In the last month, the nature of the fighting in Iraq has changed in
some interesting ways. Sunni terrorists have become demoralized, and the number
of attacks they are launching is plummeting. American casualties are now less
than a third of what they were last month. American attention is turning from
the Sunnis, who now live in fear of Shia death squads, to Shia politics in
general. The Shia control most of the Iraqi government, and about half of
the Shia political parties are heavily influenced by Iran. Worse, the Iranian
influence comes from radical elements in the Iranian government, who are
basically Shia versions of al Qaeda. This is the "Death to America"
crowd, a group that wants a worldwide Islamic state run by Shia clerics.
Opposition to this is something most Moslems (only about ten percent are Shia)
and the U.S. can agree on. American forces are now spending more of their time
gathering evidence about the extent of Iranian influence in Iraq. To that end,
an Iranian consulate was raided, on January 11th, by U.S. troops,
six men arrested, and much evidence (documents, computers) seized. Iran
protested, as did the Iraqi government. The Iranians have their allies in the
Iraqi government, and sense that the U.S. is going to attempt a housecleaning.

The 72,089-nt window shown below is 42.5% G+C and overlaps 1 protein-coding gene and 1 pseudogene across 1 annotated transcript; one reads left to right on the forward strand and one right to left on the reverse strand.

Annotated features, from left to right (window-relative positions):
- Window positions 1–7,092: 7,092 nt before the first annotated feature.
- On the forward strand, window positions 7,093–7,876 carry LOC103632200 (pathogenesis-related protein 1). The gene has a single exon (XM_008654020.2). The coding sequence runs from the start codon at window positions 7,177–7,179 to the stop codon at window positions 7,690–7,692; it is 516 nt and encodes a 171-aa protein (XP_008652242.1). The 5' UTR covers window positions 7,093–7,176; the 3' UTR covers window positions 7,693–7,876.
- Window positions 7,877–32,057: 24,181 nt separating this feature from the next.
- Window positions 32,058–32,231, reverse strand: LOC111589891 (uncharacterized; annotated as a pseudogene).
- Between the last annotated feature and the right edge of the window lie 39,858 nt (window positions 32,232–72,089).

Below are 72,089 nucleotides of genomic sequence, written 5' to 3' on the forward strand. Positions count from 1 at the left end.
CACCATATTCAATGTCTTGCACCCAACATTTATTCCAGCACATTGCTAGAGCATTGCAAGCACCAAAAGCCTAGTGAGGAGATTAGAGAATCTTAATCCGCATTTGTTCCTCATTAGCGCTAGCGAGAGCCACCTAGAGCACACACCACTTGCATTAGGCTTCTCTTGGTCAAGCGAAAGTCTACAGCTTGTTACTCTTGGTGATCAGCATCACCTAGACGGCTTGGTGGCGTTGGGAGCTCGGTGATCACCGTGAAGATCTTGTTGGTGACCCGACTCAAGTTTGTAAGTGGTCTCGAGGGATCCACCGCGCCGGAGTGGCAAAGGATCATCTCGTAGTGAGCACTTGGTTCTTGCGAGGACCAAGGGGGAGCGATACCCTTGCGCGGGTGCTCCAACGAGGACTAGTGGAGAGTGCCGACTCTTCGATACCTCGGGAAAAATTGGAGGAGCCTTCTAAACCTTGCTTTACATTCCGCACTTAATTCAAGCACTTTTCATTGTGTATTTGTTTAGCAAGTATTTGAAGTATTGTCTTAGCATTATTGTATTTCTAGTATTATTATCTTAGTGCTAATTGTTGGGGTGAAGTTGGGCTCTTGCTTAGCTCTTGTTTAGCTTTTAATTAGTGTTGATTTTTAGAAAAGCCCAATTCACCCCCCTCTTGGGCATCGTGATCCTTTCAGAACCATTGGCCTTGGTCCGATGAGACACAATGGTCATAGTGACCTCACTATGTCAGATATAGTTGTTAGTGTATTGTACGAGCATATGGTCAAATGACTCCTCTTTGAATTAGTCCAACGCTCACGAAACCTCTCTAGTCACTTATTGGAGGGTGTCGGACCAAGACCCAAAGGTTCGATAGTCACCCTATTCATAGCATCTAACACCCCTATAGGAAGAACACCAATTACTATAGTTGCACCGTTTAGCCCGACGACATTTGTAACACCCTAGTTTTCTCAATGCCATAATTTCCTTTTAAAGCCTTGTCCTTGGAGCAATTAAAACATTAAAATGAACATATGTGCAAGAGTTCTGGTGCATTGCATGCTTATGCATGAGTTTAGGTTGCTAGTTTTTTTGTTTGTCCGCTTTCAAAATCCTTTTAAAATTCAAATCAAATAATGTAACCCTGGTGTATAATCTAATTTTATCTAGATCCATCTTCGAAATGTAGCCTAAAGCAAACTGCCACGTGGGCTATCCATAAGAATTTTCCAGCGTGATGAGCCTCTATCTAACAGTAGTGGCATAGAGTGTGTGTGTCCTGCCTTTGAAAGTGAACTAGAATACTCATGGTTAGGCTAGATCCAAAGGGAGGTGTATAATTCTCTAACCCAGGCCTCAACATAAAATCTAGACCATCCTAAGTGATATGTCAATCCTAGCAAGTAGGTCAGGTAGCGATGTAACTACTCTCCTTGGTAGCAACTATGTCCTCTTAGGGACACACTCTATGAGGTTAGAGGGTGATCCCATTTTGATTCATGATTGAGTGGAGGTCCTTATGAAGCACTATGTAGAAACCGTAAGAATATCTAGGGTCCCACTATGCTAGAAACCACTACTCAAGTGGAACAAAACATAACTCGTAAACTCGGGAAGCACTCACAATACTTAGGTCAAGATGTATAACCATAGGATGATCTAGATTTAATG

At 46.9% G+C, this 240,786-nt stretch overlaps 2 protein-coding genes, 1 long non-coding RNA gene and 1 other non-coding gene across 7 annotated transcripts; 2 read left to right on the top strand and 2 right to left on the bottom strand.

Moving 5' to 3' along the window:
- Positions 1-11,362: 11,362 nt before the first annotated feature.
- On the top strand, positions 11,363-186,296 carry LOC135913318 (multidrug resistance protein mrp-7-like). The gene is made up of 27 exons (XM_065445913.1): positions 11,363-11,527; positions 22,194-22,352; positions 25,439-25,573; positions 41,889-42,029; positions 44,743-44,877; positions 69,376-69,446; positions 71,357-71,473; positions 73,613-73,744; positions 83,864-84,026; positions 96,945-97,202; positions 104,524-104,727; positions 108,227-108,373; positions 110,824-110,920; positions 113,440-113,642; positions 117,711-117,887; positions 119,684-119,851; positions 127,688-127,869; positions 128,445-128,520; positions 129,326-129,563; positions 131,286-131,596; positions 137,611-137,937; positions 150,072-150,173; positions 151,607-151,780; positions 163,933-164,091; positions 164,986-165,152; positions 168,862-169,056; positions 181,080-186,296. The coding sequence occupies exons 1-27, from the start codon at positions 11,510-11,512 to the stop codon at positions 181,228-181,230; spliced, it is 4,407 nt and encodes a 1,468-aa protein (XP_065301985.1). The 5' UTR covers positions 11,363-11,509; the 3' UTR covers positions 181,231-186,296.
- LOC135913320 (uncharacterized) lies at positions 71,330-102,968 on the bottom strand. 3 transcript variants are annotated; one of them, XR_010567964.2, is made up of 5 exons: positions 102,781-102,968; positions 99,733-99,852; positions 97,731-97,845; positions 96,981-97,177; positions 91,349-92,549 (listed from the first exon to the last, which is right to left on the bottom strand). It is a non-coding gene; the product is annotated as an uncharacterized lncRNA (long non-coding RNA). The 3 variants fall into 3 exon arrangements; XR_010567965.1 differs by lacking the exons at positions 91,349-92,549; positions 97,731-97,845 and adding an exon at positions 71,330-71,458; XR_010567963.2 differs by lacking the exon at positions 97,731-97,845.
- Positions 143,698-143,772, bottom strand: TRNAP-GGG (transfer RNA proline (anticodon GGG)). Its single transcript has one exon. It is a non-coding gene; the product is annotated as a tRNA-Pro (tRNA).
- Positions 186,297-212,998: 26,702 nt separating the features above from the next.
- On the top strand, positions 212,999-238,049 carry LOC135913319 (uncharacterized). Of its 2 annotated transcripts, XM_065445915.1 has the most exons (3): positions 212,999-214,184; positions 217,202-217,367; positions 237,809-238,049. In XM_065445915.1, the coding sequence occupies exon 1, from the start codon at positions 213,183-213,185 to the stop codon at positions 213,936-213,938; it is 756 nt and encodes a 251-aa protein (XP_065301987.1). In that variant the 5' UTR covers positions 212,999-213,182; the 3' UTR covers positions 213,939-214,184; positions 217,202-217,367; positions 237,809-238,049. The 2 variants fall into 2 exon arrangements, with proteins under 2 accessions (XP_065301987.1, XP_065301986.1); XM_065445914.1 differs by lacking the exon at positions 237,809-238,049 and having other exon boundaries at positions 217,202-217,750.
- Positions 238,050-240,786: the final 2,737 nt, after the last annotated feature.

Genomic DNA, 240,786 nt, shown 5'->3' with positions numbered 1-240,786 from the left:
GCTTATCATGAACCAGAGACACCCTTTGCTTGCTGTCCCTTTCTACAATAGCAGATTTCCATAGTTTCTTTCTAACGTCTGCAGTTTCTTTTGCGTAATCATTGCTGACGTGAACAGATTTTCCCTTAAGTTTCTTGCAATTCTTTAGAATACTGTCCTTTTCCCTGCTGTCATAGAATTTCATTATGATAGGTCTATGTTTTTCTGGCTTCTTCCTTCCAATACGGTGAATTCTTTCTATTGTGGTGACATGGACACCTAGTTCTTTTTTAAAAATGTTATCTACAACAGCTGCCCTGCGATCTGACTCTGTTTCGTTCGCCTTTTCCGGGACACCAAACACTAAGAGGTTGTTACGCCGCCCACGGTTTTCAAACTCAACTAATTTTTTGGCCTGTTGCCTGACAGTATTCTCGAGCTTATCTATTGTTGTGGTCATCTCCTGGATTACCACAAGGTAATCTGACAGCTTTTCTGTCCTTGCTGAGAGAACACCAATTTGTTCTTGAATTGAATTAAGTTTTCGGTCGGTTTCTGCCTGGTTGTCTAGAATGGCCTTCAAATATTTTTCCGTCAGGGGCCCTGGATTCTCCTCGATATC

Resisting this won't be easy, because most Iraqis back the idea of less Iranian
influence on Iraqi politics. The consulate raid, and other captures and
intelligence missions, have revealed many details of Iranian operations in
Iraq. It's now the Iranians, and their Iraqi allies, who are on the defensive.
The Americans are apparently serious about disarming the Shia militias. That
would still give pro-Iranian many police and army units (heavily infiltrated by
pro-Iranian Iraqis) to play with, but the Americans are going after those as
well. The "troops surge" the Americans are talking about, won't have
much immediate effect on all this. The "surge" will take place over
the next few few months, raising the American troops strength 16 percent.
Iranian problem is directly linked to another fundamental one in Iraq;
corruption. Many of Irans new allies in Iraq were bought, and theft of
government money and assets is still seen, by too many officials, as more of a
right, than an offense. The stealing, inefficiency, reluctance to make
difficult decisions and general lack of personal responsibility, is nothing
new. Actually, these bad habits can be considered traditions, having existed in
the region for centuries. Just having a democracy does not automatically
eliminate all existing problems. Saddam Hussein was the norm for this part of
the world, not an aberration. Saddam was a crook, but he was a strong and
efficient crook. Iraqis want a strong and efficient leader, but finding one who
doesn't want to rule as a dictator, is proving very difficult. Meanwhile, Iran
(run by a religious dictatorship) and Syria (run by a secular dictatorship,
whose services have been purchased by Iran) are trying to buy, or bully their
way to, as much influence as they can in Iraq. The other neighbors are Sunni
Arab states that don't want an Iran controlled Iraq, but don't see a good way
to stop it from happening. The United States is going to try and remove the
Shia militias, and see what happens. No one really knows. This is all new
territory, what with democracy and honest government being so rare in this part
of the world.